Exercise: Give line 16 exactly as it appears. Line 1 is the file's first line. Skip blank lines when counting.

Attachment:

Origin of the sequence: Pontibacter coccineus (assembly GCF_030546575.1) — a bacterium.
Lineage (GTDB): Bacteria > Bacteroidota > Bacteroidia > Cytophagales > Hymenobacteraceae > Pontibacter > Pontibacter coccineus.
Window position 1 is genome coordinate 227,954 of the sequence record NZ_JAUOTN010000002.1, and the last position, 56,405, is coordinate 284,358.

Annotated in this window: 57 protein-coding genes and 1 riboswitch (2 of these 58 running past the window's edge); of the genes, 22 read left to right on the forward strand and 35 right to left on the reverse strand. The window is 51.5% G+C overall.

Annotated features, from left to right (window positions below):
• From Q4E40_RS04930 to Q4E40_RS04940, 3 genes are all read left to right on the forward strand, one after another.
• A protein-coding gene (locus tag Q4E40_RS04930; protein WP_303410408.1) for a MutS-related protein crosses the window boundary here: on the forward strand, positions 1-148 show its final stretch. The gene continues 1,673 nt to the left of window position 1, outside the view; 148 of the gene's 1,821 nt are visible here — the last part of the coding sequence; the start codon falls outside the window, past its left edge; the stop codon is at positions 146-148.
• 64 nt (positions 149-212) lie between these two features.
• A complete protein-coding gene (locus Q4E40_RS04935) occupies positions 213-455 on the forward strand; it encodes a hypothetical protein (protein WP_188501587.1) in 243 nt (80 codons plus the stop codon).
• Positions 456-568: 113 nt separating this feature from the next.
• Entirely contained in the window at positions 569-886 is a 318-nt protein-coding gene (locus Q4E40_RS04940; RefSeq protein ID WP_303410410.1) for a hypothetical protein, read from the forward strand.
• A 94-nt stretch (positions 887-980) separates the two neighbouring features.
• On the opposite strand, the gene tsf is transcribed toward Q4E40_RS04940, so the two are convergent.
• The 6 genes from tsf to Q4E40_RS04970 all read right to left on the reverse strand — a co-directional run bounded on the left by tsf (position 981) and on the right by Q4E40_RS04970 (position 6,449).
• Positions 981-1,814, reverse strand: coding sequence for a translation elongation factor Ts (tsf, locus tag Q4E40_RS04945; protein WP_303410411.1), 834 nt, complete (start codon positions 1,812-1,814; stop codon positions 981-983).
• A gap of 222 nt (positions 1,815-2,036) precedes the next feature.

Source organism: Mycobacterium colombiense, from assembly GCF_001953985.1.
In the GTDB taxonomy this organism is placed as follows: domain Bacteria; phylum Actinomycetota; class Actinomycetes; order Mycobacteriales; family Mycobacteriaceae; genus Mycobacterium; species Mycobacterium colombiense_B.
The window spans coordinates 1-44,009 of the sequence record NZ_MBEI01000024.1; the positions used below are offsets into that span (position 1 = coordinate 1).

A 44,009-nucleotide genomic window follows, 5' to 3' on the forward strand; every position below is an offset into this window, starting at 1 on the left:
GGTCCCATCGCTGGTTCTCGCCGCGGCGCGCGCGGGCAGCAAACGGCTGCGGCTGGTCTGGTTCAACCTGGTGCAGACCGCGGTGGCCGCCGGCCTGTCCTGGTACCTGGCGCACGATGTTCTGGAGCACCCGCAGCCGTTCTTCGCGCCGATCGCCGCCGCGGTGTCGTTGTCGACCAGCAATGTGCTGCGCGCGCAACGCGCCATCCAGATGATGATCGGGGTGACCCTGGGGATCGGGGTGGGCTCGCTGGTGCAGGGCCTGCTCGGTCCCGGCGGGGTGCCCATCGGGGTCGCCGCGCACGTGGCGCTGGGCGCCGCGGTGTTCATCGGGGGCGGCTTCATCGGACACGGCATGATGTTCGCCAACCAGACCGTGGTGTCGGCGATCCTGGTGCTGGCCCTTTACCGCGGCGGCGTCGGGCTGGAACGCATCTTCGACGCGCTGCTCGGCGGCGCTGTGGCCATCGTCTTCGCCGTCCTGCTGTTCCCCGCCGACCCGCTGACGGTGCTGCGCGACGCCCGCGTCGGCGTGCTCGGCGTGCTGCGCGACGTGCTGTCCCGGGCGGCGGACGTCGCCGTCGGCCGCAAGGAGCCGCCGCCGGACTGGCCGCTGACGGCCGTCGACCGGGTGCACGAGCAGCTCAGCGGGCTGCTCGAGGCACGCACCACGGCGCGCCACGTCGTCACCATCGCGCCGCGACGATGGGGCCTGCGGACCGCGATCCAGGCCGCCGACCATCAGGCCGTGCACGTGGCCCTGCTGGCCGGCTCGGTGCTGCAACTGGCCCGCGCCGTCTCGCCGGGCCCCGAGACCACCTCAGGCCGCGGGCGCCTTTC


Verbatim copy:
• A gap of 222 nt (positions 1,815-2,036) precedes the next feature.